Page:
Issue No. 06 - Nov.-Dec. (2011 vol. 31)
DOI Bookmark: http://doi.ieeecomputersociety.org/10.1109/MCG.2011.66
Juraj Vanek , Purdue University
Bedrich Benes , Purdue University
Adam Herout , Brno University of Technology
Ondrej Stava , Purdue University
Physics-based approaches could simplify terrain modeling by increasing its realism. However, most simulations provide only a low level of user control because they fail on large-scale phenomena or focus only on the modeling of limited effects. A new physics-based system for digital terrain editing is suitable for digital-content authors such as game designers, artists, and 3D modelers. It doesn't assume in-depth knowledge about physics-based simulations. Users can load large terrains from external sources, generate them procedurally, or create them manually, and they can edit them at interactive frame rates on a GPU. To allow large-scale editing, the system divides terrain into tiles of different resolutions according to the terrain's complexity, and it stores each tile as a mip-map texture. In addition, the physics-based simulation uses different levels of detail, depending on the terrain-change dynamics. Compared to nonadaptive computation, this approach can achieve 50 percent speedup and use 25 percent less memory. The Web extra is a video that shows how physics-based approaches to modeling can process terrain sizes larger than what was previously possible.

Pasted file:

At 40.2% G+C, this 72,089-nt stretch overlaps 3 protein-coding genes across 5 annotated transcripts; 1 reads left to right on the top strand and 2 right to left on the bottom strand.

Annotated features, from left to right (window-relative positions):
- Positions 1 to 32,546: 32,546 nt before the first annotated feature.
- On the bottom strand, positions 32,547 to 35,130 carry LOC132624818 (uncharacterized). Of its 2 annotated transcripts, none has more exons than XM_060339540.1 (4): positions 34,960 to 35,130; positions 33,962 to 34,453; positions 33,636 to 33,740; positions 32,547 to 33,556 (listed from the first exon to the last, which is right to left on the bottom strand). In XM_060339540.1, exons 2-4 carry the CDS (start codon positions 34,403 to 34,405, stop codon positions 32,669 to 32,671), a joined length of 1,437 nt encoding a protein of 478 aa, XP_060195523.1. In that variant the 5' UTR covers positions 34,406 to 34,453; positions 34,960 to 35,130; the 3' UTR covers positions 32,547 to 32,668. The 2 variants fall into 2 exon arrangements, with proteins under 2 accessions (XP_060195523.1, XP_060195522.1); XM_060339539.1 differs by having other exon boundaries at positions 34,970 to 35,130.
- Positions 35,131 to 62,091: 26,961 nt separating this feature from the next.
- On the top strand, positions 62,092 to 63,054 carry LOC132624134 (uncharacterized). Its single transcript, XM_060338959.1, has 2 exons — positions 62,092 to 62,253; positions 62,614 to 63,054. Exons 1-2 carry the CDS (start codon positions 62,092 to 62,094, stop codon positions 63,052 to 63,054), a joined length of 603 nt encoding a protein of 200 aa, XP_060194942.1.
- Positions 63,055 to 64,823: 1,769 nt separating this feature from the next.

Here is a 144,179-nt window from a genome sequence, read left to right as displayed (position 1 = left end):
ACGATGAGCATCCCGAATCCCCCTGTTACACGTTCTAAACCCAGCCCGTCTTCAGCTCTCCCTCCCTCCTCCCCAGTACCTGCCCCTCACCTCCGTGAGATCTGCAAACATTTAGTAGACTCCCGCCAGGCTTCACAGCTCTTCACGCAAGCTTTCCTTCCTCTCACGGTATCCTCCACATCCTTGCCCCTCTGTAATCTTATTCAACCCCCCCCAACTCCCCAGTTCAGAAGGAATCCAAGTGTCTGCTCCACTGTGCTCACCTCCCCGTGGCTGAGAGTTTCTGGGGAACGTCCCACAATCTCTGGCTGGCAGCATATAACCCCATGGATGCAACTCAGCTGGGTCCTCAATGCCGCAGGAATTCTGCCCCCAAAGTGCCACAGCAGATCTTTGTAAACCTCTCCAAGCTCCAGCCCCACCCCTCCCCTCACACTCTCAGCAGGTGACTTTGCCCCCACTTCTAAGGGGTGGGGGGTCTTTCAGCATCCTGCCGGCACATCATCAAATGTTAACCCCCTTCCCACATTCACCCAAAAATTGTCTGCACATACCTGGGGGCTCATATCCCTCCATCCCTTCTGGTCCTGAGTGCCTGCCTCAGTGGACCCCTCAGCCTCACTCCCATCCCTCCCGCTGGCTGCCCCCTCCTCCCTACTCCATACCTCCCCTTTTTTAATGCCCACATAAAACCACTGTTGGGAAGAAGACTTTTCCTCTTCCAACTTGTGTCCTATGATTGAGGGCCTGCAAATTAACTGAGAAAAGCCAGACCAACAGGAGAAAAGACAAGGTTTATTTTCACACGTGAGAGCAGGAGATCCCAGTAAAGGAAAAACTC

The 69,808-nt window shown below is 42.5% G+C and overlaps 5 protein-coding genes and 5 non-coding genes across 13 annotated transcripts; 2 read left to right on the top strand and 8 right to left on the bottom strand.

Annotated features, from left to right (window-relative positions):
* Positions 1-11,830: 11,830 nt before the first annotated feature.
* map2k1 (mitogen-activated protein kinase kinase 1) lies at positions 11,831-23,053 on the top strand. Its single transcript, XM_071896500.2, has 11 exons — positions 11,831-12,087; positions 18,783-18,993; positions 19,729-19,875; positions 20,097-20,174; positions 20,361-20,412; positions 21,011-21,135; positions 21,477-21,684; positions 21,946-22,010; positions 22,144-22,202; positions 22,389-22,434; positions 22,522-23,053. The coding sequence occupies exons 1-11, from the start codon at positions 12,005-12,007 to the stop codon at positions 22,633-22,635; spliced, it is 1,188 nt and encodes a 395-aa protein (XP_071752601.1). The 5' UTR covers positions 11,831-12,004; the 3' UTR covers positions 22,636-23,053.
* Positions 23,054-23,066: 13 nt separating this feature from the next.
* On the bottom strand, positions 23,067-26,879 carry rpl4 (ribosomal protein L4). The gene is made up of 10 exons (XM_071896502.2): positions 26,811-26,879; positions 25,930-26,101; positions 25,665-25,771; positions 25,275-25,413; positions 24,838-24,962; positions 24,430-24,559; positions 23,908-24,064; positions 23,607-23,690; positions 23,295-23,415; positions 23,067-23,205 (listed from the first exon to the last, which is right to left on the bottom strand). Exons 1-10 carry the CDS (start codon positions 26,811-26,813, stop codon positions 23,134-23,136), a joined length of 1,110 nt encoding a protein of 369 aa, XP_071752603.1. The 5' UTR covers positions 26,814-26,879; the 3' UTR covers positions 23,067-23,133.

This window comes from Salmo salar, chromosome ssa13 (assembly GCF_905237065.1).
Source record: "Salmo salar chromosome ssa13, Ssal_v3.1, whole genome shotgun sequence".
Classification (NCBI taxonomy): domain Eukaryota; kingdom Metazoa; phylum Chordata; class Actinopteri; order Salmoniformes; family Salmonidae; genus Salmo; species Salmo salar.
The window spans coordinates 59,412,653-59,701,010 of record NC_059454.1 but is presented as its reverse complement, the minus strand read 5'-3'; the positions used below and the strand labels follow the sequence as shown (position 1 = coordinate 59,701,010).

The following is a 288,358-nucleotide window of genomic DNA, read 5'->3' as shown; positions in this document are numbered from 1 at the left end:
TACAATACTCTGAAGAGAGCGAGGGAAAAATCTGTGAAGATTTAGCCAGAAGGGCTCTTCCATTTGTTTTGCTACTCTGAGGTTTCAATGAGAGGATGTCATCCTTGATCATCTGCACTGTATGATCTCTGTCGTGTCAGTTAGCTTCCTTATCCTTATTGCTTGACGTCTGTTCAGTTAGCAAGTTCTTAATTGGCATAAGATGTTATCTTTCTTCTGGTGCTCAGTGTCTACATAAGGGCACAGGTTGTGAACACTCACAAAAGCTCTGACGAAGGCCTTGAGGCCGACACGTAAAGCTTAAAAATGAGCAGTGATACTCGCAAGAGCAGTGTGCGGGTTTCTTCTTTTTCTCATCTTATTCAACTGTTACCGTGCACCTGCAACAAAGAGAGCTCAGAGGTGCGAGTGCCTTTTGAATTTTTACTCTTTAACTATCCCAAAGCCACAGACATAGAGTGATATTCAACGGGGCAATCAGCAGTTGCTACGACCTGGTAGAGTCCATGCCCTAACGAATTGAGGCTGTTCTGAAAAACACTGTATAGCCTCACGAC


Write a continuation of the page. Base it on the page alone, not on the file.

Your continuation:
digital content, digital-content authoring, large-scale terrain, physics-based simulation, terrain editing, mip-map, hydraulic erosion, GPU, computer graphics, graphics and multimedia
J. Vanek, O. Stava, A. Herout and B. Benes, "Large-Scale Physics-Based Terrain Editing," in IEEE Computer Graphics and Applications, vol. 31, no. , pp. 35-44, 2011.